Piedmont Environmental Council turns 50
In 1972, Virginia’s population was growing, and developers had their eyes on acres of forests and farms south of Washington, D.C. People who had moved to the area for its natural beauty were alarmed and inspired to protect it by forming a new not-for-profit – the Piedmont Environmental Council. President Chris Miller says they began by defining their turf.
"They picked nine counties from Loudoun and Clark in the north down to the James and Albemarle and Charlottesville in the south – mostly on the eastern side of the Blue Ridge. Those are the counties that were under the most pressure from developers in the late 60’s and early 70’s," he explains.
There was, Miller adds, a lot to do. “Getting people educated and empowered to act directly – planting trees, doing conservation easements, participating in public policy at the federal, state and local level and when necessary taking on big actors in the courts and other places where you have to have these fights when everything is on the line.”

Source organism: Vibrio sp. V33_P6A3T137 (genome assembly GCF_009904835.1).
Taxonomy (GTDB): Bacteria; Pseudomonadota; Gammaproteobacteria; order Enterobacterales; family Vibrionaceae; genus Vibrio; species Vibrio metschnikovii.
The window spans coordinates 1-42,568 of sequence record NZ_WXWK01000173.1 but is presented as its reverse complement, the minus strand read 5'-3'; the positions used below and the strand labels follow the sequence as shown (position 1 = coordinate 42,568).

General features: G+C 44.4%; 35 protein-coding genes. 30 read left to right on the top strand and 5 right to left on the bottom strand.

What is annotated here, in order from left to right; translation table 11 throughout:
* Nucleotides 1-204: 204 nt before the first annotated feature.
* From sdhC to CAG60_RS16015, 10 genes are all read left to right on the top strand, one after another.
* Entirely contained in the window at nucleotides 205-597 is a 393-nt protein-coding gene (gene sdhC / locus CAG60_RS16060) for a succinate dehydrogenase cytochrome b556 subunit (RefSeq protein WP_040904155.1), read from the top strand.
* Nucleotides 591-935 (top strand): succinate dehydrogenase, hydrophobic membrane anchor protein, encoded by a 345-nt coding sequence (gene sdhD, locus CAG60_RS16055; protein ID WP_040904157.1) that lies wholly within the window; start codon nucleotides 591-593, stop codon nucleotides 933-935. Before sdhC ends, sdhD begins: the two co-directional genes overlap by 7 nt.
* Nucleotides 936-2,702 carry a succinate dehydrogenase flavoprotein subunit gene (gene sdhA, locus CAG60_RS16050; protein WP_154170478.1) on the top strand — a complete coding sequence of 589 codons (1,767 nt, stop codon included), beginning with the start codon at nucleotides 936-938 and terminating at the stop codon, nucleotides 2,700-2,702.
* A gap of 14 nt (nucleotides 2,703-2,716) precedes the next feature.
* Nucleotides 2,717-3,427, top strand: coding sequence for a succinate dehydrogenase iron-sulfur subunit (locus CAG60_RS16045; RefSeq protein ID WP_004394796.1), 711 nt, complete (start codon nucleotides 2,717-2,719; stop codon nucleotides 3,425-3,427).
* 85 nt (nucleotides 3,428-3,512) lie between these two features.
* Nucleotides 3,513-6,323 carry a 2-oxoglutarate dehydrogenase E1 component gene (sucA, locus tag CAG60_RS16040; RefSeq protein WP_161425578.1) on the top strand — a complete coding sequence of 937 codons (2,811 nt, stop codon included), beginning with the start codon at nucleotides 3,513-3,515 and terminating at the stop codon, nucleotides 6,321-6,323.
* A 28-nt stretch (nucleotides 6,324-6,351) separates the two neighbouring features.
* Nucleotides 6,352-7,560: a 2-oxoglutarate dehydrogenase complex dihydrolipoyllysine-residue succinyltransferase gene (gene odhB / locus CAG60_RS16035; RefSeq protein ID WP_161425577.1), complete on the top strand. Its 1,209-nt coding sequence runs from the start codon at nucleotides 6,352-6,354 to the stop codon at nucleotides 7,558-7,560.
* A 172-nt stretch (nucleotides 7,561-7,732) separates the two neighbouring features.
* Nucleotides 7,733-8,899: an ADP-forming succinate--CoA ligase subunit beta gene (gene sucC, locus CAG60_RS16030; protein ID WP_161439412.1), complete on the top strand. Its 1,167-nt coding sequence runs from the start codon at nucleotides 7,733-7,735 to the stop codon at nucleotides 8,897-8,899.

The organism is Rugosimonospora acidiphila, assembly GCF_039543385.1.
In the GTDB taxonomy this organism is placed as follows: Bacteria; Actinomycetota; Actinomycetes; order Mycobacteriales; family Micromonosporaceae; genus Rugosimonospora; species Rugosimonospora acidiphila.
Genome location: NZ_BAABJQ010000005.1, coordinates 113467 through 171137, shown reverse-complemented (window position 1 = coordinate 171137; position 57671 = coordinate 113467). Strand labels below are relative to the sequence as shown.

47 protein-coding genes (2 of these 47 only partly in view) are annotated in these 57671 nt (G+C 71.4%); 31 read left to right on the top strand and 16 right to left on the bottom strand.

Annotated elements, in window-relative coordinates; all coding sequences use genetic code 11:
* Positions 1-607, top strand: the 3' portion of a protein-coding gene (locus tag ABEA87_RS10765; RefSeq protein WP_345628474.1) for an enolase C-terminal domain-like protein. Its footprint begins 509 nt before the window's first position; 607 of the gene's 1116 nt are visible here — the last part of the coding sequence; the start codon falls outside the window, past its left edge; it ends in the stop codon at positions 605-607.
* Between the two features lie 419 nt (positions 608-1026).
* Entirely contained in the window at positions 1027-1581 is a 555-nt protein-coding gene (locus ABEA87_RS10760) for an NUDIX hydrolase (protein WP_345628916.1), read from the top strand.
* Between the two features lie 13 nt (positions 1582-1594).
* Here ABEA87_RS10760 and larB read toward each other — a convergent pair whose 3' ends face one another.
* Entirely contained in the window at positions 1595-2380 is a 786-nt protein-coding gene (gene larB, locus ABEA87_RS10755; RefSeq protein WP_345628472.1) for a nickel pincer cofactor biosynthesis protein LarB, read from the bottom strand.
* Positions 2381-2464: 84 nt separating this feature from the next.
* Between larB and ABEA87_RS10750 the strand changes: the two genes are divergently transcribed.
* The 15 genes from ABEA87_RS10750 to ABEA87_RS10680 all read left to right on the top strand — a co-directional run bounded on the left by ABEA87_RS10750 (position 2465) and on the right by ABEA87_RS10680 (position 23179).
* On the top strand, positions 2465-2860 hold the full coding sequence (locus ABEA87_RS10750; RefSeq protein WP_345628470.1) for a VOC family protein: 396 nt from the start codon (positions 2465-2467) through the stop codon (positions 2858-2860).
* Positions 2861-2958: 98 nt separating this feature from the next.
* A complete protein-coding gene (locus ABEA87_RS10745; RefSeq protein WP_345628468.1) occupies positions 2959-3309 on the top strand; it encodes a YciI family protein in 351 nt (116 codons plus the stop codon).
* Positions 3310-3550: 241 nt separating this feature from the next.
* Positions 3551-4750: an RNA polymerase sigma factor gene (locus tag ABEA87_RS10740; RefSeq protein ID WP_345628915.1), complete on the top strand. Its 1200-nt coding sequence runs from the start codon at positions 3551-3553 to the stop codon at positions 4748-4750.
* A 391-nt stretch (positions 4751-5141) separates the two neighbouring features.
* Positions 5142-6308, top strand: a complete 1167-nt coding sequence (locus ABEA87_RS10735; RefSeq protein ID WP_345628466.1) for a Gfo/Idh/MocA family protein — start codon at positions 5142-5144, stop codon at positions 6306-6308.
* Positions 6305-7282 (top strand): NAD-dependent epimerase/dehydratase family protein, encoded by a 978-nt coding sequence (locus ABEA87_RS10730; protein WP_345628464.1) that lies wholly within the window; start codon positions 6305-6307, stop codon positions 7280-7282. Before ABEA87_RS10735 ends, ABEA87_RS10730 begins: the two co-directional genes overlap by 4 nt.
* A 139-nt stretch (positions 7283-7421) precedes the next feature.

Fifty years later, much of the land remains as natural open space.
“We’ve helped to protect 435,000 acres of private land combined with 150,000 acres of federal, state and local public lands, you know you’re almost at 30% for nature – 30% for the rural area.”
This Saturday, the public is invited to see much of it from Mistwood – a mountain top property in Orange County where the council can show what it’s achieved.
“Protecting water from the Blue Ridge to the Bay, protecting land in one of the most fertile areas of farmland in America, protecting species diversity in forests and aquatic habitat for brook trout," Miller says. "All those things are right in the view shed, and we’re hoping that the view alone will inspire people to keep going.”
Admission to the event is $30 per person. That includes a workshop, a meal made from locally produced food and a talk by author and environmentalist Terry Tempest Williams.
To learn more and to register, click here